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No peace: Conference realignment revs up again

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No peace: Conference realignment revs up again

Just when it looked as if there would be peace, that the conferences were done realigning, the Big Ten struck another blow that will send shock waves across the country.

Financially strapped Maryland grabbed the Big Ten's lifeline on Monday, agreeing to become the conference's new southern base along the East Coast.

On Tuesday, Rutgers will gleefully jump aboard, too, and complete the Big Ten's new Mid-Atlantic bookends.

Big Ten Commissioner Jim Delany said the move was about demographics and claiming new territory, to keep the conference vibrant and competitive for decades to come.

Simply put: The Midwest is not growing fast enough to sustain the Big Ten long term, so it needs to go where the people are.

It was a move not for 2014, when the Terps and Scarlet Knights will settle into the Leaders Division with Ohio State and Wisconsin, but with an eye toward 2030.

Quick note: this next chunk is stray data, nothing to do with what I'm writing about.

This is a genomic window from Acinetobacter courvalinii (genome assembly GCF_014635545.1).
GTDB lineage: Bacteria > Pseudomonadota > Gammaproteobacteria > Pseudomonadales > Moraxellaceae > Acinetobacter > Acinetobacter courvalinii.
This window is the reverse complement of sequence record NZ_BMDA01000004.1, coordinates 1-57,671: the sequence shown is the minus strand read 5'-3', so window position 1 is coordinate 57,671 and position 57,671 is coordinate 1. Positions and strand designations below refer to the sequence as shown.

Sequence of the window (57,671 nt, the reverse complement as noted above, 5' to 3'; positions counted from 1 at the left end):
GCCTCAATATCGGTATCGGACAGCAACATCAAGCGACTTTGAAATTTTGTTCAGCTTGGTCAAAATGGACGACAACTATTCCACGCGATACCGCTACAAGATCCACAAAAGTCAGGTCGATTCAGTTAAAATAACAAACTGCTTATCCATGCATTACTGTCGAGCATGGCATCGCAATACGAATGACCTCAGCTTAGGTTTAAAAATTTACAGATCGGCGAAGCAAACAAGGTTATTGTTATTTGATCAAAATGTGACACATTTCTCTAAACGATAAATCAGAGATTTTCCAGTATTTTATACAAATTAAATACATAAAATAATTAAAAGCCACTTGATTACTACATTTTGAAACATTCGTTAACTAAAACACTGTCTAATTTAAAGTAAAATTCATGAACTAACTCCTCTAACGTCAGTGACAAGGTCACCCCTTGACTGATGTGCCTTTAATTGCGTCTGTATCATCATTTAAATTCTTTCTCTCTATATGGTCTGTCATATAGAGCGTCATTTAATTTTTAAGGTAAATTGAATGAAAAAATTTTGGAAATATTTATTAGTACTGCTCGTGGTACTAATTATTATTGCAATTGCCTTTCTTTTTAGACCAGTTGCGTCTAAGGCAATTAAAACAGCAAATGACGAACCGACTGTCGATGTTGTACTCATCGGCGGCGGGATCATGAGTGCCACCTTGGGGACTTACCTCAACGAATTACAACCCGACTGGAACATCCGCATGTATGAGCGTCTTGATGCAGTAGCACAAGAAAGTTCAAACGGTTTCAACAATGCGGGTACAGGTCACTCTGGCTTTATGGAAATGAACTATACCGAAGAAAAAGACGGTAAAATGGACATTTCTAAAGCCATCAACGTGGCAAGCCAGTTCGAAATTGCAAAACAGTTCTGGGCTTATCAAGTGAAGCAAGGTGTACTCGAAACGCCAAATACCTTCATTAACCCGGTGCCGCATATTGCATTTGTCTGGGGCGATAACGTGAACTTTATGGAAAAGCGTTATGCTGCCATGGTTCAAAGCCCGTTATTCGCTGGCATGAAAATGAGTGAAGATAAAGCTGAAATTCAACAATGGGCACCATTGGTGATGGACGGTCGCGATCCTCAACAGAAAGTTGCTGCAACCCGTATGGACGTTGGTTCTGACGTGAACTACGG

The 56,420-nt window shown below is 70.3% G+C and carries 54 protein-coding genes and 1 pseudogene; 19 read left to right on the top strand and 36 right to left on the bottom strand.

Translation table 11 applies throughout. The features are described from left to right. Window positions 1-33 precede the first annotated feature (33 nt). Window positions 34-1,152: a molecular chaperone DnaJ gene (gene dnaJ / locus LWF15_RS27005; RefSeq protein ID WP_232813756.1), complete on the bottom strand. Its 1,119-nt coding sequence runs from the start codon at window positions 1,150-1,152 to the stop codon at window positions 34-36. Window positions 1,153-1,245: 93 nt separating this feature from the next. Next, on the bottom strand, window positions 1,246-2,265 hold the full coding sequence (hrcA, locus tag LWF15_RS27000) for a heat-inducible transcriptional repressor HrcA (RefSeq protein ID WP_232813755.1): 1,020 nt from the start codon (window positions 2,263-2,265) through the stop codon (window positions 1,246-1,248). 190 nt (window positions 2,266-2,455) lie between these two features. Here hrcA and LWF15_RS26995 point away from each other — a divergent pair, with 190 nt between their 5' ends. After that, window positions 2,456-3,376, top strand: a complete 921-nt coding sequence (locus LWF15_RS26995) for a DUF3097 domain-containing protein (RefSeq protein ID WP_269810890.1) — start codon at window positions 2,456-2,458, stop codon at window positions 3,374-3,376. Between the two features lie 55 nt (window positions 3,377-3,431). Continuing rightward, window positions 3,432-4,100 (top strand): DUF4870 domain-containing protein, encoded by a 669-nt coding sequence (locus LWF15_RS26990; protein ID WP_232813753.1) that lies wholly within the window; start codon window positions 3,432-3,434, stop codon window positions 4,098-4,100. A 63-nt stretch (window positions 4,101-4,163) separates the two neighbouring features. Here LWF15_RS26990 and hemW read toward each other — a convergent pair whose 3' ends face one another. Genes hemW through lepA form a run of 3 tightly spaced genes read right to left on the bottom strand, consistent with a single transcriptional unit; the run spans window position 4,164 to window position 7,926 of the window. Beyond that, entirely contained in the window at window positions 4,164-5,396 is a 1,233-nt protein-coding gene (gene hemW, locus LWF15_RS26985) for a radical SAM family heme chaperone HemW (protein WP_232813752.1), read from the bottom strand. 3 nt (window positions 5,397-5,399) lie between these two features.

``I think the best of both worlds is to have traditions, but also to be able to pivot toward creative innovations when the opportunity presents or is required,'' he said.

Delany noted how when the Southeastern Conference and Big 12 expanded, they planted their flags on new turf.

The Big 12 took West Virginia. The SEC added Texas A&M and Missouri, a school not far from what has always been considered Big Ten territory.

It should be noted that Maryland is about half as far from Atlanta as it is from Lincoln, Neb..

``We're very proud of the fact that the Big Ten has been Midwest-centric,'' Michigan athletic director David Brandon said. ``But with population growth and shifts that have taken place over time, we know we need to grow into those areas where's there's more people, fans, alums and recruits.''

So what's next for college football's most powerful and prominent conferences.

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ACC

When the ACC added Notre Dame, without its football program, and increased its exit fee to $50 million, the conventional wisdom was that the league had been locked down.